Why did Christians celebrate the Birth of Jesus on the 25th of December?
In my This places the dating of Christmas well before Theodosius made Christianity the religion of the Roman Empire (380), before Constantine made Christianity a legal religion in the Roman Empire (312), and also before Sol Invictus became the Pagan holiday on December 25th (274). This of course leads to the natural question, where did early Christians get the idea of celebrating the birth of Jesus on December 25th. I talked about how Hippolytus of Rome (around the year 200) took for granted that Jesus was born on the 25th of December.
I believe the answer to such a question can be gleaned from the New Testament. The Day of Atonement/ Yom Kippur takes place on the 10th day of the month of Tishrei, which is nine days after Rosh Hashanah (the Jewish New Year). The joys of working with a Jewish calendar versus the Julian or Gregorian calendars is that there is not a one to one correspondence. This means that, according to the calendars of the goyim, Yom Kippur falls somewhere between middle September to middle October. All of this is relevant because of some dating in Luke’s Gospel.
If we take that Yom Kippur happens sometime around the beginning of October or late September, and we add that the priest only entered the Holy of Holies on Yom Kippur, then we can do simple math to figure out the date when Jesus was born.
In Hebrews 9:7, we are told about the Holy of Holies that “only the high priest goes, and he but once a year.” This means that only once a year would a priest enter the Holy of Holies to burn incense and sprinkle blood on the altar inside the Holy of Holies.
Turning to Luke, we find that Zechariah was “was chosen by lot to enter the temple of the Lord and burn incense” (Luke 1:9). Luke goes on to tell how “the whole multitude of the people were praying outside at the hour of incense.” (Luke 1:10). At this moment, Zechariah saw the angel of the Lord standing on the right of the altar of incense. The angel announced that Zechariah and Elizabeth would have a son in their old age. This all happened between the middle of September and the middle of October.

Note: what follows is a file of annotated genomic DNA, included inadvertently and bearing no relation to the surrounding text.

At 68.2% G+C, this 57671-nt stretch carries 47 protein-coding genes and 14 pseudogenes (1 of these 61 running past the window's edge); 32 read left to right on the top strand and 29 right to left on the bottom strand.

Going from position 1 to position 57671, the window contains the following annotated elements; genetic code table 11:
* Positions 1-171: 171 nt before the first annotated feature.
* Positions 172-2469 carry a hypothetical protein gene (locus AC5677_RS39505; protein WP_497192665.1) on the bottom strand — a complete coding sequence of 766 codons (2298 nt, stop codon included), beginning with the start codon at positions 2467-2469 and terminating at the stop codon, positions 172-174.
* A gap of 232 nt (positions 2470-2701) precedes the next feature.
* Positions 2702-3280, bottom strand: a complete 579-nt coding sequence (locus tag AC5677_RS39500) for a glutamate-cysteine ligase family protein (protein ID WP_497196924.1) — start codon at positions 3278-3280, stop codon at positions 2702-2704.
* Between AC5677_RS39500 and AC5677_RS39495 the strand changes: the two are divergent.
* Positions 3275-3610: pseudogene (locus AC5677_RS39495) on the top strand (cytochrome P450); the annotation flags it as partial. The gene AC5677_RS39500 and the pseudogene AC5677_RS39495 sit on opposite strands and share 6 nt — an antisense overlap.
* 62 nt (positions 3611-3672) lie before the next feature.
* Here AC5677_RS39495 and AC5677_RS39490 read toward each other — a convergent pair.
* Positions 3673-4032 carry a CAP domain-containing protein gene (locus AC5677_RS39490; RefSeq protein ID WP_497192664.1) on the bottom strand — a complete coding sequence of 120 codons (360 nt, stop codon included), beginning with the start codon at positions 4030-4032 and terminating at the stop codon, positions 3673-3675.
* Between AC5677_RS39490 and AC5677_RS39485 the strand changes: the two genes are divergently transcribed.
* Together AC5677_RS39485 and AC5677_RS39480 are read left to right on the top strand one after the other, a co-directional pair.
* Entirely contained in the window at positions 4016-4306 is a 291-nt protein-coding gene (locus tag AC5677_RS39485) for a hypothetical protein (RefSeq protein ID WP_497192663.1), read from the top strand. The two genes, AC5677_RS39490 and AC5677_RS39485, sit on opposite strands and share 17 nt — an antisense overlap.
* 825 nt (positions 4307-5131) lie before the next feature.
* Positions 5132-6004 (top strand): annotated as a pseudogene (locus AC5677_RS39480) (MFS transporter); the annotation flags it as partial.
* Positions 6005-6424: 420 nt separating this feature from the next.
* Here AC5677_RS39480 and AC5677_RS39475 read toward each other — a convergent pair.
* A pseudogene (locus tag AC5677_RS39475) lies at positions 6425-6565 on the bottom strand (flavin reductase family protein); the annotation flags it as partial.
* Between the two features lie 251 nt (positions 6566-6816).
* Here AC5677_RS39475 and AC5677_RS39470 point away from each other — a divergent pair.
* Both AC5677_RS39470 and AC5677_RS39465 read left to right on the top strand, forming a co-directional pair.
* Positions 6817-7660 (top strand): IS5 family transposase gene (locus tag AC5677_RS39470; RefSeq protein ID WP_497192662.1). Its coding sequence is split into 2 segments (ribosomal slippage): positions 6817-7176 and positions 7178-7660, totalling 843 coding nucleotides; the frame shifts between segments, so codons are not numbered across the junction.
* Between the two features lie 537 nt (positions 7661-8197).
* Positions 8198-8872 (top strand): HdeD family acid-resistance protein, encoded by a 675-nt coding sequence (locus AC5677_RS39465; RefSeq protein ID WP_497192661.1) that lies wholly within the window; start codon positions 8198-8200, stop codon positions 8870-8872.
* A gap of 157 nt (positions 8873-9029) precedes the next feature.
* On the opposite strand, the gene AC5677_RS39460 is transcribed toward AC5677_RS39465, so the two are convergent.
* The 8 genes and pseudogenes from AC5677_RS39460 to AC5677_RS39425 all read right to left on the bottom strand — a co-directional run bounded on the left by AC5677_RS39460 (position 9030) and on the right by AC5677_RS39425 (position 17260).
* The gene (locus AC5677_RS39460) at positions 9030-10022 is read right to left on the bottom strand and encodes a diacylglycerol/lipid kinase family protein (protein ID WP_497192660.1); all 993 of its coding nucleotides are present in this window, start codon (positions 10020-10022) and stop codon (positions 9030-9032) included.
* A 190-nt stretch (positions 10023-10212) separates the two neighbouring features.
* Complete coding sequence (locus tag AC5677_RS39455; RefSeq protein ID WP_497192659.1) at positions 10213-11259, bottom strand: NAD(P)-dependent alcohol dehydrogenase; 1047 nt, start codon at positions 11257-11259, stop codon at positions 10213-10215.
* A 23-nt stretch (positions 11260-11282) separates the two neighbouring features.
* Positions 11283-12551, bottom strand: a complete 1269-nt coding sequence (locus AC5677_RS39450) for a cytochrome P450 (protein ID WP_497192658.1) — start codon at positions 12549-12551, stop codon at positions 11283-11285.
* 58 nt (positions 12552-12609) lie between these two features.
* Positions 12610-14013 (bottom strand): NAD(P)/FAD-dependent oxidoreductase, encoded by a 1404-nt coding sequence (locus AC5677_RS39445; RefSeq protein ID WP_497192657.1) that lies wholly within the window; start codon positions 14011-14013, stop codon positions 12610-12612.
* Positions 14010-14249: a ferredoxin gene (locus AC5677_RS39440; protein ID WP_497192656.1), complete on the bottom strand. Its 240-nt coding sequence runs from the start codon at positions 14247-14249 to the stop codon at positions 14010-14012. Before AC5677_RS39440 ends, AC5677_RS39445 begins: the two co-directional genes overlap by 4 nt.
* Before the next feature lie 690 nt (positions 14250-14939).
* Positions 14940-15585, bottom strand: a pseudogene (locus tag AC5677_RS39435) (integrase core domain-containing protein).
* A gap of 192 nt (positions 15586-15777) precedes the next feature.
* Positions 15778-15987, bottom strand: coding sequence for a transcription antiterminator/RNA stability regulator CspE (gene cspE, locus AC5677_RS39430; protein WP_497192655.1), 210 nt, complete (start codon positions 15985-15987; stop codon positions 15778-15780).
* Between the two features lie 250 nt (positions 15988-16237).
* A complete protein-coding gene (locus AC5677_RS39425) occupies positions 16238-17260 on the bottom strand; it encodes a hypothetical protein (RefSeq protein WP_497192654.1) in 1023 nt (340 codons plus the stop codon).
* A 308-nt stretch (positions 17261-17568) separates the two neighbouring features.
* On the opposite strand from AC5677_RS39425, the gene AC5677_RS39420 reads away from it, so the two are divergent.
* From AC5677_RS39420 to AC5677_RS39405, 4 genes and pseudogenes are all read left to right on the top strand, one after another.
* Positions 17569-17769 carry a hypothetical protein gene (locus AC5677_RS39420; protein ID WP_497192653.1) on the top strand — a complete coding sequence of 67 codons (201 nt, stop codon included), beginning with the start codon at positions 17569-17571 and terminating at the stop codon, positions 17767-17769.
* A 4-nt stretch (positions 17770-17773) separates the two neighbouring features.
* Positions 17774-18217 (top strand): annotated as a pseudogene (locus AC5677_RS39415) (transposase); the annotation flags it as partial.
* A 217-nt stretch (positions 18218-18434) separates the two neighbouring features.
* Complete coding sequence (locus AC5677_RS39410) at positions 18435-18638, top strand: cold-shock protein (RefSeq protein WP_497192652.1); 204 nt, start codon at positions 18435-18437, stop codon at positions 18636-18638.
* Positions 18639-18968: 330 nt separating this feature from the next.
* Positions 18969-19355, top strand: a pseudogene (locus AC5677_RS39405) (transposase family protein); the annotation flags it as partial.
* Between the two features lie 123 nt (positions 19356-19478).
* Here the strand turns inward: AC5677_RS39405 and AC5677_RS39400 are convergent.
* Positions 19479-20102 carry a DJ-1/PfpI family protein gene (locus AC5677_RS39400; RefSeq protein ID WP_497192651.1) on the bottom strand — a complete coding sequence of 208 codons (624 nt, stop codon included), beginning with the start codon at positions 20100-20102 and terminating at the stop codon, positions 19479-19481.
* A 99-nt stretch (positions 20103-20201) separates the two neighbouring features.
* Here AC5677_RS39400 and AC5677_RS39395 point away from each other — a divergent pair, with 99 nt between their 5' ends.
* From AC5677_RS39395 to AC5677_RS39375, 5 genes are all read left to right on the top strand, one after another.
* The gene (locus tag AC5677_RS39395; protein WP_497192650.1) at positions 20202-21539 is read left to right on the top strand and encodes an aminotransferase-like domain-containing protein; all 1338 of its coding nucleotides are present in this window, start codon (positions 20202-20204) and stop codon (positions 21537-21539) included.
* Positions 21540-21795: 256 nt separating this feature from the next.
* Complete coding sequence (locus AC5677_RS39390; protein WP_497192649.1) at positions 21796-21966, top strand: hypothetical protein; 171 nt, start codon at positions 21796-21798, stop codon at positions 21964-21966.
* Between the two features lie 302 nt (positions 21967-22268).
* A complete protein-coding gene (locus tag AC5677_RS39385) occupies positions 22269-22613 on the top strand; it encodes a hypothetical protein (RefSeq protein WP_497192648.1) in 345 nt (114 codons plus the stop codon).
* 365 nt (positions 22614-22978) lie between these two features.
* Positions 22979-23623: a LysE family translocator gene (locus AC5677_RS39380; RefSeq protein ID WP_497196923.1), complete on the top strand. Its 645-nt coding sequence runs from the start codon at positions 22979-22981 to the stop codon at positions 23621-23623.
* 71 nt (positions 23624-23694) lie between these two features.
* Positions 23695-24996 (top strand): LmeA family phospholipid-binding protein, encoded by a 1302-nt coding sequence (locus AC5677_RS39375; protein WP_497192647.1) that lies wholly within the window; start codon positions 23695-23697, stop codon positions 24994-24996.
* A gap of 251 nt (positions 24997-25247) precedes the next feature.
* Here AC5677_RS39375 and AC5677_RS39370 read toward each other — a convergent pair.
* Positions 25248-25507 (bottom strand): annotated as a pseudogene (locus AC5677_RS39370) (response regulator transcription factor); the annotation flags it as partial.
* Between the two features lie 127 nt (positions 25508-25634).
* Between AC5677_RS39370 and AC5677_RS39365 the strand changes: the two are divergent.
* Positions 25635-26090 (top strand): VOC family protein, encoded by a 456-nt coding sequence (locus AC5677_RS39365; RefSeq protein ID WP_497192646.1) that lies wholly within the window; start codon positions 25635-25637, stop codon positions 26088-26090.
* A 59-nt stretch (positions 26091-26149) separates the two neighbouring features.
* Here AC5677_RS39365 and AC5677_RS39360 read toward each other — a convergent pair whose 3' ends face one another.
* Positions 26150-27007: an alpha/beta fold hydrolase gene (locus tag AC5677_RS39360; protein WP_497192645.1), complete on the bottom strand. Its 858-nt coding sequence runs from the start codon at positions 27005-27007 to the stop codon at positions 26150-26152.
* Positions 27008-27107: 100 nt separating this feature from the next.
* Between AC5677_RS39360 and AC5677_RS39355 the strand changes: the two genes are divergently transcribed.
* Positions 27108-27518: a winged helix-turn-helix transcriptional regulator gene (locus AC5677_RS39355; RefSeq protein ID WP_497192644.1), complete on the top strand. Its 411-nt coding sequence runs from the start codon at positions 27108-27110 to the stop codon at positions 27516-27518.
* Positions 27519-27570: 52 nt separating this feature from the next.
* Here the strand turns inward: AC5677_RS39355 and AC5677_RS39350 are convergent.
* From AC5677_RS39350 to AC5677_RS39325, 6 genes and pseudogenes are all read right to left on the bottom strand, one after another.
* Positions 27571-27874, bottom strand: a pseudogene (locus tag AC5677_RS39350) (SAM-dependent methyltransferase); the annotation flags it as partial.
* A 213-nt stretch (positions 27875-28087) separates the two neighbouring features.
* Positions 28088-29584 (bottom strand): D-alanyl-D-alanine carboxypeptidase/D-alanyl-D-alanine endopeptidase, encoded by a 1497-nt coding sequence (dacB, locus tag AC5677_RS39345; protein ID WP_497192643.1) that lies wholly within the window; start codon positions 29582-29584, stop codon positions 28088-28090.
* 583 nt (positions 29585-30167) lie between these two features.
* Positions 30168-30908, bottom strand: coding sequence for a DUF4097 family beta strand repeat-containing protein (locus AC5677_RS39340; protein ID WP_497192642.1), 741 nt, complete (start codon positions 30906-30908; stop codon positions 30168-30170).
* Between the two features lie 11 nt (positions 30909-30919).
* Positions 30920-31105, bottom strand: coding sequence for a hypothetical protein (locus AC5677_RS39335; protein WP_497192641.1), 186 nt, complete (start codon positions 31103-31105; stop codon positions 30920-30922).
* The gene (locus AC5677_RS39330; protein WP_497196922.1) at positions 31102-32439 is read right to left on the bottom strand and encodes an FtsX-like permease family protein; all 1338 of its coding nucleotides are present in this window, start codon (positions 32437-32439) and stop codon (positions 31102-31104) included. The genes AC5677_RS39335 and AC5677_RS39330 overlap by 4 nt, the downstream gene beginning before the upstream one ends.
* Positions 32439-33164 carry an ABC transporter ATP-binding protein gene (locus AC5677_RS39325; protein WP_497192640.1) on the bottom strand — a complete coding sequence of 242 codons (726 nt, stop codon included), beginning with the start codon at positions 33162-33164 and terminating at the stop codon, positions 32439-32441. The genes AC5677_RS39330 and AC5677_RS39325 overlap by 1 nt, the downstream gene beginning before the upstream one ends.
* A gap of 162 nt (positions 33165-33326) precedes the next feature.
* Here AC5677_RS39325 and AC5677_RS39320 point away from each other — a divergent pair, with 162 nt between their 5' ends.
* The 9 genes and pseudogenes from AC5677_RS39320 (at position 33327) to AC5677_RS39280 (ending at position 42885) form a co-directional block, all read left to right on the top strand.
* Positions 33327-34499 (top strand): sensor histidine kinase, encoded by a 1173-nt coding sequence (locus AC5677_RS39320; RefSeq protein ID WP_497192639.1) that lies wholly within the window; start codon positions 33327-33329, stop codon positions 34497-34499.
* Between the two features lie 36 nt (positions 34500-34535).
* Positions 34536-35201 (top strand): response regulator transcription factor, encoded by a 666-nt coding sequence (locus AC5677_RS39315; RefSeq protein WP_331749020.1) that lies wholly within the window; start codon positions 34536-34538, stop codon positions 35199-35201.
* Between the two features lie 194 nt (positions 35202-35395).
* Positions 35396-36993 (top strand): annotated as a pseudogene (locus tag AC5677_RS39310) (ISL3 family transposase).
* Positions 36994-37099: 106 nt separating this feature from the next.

Then we arrive at the important (for the purpose of their inquiry) statement in Luke 1:23–24:
“And when his time of service was ended, he went to his home. After these days his wife Elizabeth conceived.” This is important because Elizabeth conceived after Yom Kippur. But how soon? This is the weakest part of the argument. I think that the best understanding for the phrase “after these days” is that the conception of John the Baptist took place directly after Zechariah’s time of service. If this is the case, then we can plot out the timeline fairly easily.
“Elizabeth conceived, and for five months she kept herself hidden, saying, "Thus the Lord has done for me in the days when he looked on me, to take away my reproach among people." In the sixth month the angel Gabriel was sent from God to a city of Galilee named Nazareth, to a virgin betrothed to a man whose name was Joseph, of the house of David. And the virgin's name was Mary.” (Luke 1:24–27)
Following the timeline, Elizabeth was six months pregnant when Mary conceived Jesus. Now for the math:
John the Baptist was conceived somewhere between middle September to the middle of October (tradition puts this on the 23rd of September).
Six months later, Mary conceived sometime in March or April (tradition puts it at March 25th)
Nine months after March or April puts us into late December or early January.
This is terribly imprecise, but it shows that December 25th is a biological and mathematical possibility for the birth of Jesus. Thus when taken together with early Christian attestations for the birth of Christ being on December 25th, the onus is put squarely on those who argue for a date other than December 25th for the birth of Jesus. It is an argument against Scripture and Tradition.
 See also: Leviticus 16:12–13 “And he shall take a censer full of coals of fire from the altar before the LORD, and two handfuls of sweet incense beaten small, and he shall bring it inside the veil and put the incense on the fire before the LORD, that the cloud of the incense may cover the mercy seat that is over the testimony, so that he does not die.”